edJEWcon believes in pedagogical documentation, documentation that serves, in itself, as a method or technique to facilitate learning. We agree with the authors’ of “Visible Learners” (Krechevsky, Mardell, Rivards & Wilson) definition:

“documentation as the practice of observing, recording, interpreting, and sharing through a variety of media the processes and products of learning in order to deepen and extend learning… These physical traces allow others to revisit, interpret, reinterpret, and even re-create an experience.”

Documentation OF learning focuses on a product and mostly answers the question of “What did we do?”
Documentation FOR learning is concerned with our interpretation, supports reflective practices and strives to answer the question, “Where do we go from here?”
Documentation AS learning is part of the process of learning, is metacognitive and is concerned with thinking about one’s own thinking to answer the question “How do we learn?”


In the following documentation of our visit to Charles E Smith Jewish Day School, we strove to incorporate all three types of documentation (of, for, as) as we learned about the school, reflected on the visit and its meaning and are now sharing our learning.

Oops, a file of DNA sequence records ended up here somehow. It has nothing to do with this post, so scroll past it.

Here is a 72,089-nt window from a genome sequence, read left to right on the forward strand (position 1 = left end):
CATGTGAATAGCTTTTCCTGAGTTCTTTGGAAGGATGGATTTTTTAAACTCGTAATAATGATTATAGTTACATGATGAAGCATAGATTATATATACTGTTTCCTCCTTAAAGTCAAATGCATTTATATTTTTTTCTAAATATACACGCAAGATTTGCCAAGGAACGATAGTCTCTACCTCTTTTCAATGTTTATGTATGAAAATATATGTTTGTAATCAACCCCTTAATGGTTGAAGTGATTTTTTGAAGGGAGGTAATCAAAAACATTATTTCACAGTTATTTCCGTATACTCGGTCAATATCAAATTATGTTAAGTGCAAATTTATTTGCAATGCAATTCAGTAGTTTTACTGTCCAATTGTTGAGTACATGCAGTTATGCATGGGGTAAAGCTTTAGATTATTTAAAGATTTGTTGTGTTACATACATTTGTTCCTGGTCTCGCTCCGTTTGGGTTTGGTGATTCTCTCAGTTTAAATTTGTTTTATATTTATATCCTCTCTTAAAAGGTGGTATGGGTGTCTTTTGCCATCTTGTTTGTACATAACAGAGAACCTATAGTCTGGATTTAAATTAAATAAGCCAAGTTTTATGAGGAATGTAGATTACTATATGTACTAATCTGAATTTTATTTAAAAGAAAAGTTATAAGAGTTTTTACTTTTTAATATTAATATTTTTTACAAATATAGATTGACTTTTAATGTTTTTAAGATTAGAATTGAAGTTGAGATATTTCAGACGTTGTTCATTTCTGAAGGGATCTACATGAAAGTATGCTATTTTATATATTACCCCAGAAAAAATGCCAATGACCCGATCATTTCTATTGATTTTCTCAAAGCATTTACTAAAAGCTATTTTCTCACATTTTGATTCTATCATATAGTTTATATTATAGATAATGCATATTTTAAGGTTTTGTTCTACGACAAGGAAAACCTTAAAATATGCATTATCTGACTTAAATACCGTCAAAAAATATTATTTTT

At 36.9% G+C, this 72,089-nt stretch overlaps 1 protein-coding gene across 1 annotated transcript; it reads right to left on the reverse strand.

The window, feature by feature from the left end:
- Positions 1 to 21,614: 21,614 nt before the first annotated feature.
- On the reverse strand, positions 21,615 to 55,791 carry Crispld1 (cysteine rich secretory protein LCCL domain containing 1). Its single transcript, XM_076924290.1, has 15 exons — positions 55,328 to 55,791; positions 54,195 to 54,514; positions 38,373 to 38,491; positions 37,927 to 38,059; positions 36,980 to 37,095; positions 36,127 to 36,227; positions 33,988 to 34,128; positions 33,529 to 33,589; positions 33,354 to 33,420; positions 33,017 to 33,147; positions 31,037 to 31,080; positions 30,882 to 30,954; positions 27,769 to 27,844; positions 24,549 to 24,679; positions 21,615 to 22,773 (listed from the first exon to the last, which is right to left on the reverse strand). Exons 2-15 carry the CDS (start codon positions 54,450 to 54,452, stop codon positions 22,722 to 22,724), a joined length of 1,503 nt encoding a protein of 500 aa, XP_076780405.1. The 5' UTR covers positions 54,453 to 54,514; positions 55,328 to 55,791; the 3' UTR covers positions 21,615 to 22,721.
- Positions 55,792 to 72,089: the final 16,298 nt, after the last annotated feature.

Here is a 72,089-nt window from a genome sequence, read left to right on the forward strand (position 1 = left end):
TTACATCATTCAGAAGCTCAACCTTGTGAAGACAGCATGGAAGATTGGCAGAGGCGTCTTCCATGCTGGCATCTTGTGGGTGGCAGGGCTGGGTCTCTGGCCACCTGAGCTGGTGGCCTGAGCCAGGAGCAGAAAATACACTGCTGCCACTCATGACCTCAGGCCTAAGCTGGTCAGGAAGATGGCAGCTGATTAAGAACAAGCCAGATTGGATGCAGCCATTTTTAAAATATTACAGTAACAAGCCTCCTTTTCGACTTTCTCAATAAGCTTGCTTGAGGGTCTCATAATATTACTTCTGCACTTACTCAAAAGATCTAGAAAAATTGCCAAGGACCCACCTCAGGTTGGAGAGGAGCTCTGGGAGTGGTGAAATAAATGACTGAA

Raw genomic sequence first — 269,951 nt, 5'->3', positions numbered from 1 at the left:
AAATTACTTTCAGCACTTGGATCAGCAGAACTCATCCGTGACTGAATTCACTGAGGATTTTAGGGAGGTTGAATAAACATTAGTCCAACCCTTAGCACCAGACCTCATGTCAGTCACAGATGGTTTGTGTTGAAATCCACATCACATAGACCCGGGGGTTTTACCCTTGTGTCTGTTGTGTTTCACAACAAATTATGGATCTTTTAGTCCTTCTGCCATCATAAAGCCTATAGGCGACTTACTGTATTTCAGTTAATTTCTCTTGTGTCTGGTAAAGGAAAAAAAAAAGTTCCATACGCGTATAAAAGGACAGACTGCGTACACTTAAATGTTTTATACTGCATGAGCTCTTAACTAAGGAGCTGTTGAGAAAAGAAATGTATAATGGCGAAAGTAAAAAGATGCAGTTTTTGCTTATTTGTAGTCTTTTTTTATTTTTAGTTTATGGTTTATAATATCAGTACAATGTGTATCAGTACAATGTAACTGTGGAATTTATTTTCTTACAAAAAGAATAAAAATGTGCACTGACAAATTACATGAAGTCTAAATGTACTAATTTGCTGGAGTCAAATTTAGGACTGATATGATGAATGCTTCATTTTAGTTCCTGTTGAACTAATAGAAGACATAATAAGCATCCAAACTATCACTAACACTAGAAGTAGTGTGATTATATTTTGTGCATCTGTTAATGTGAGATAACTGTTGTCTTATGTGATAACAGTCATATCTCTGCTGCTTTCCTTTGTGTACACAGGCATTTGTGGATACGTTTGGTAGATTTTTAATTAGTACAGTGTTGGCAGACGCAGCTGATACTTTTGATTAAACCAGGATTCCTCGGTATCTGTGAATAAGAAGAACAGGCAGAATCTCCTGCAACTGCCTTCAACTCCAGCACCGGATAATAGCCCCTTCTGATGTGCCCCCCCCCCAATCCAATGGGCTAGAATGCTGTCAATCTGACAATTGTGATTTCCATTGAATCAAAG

We were invited to visit Charles E. Smith Jewish Day School by Dr. Alexis Soffler, who is head of the school’s STEM program which was the primary focus of our visit. During the day, we used our phones to capture images and videos documenting the STEM program, as well as the campus and learning in general. See if you can “read” these annotated images that give you a look into our one-day visit through the filters of our eyes and ears.






IMG_3659 2 IMG_3660 2 IMG_3661 2 IMG_3662 IMG_3663 IMG_3664

In addition to the images, we captured videos to document different facets of our experience.

Discover CESJDS’ campus via our eyes.

The one-word video is a compilation of one-word responses by students, teachers, administrators and parents to the question, “What does STEM mean to you?

The video STEM at CESJDS gives you an even closer look at how STEM is visible and being implemented at the school.

Dr. Alexis Soffler shared with us her favorite question she reminds students and teachers of as they embark on a learning journey that embeds STEM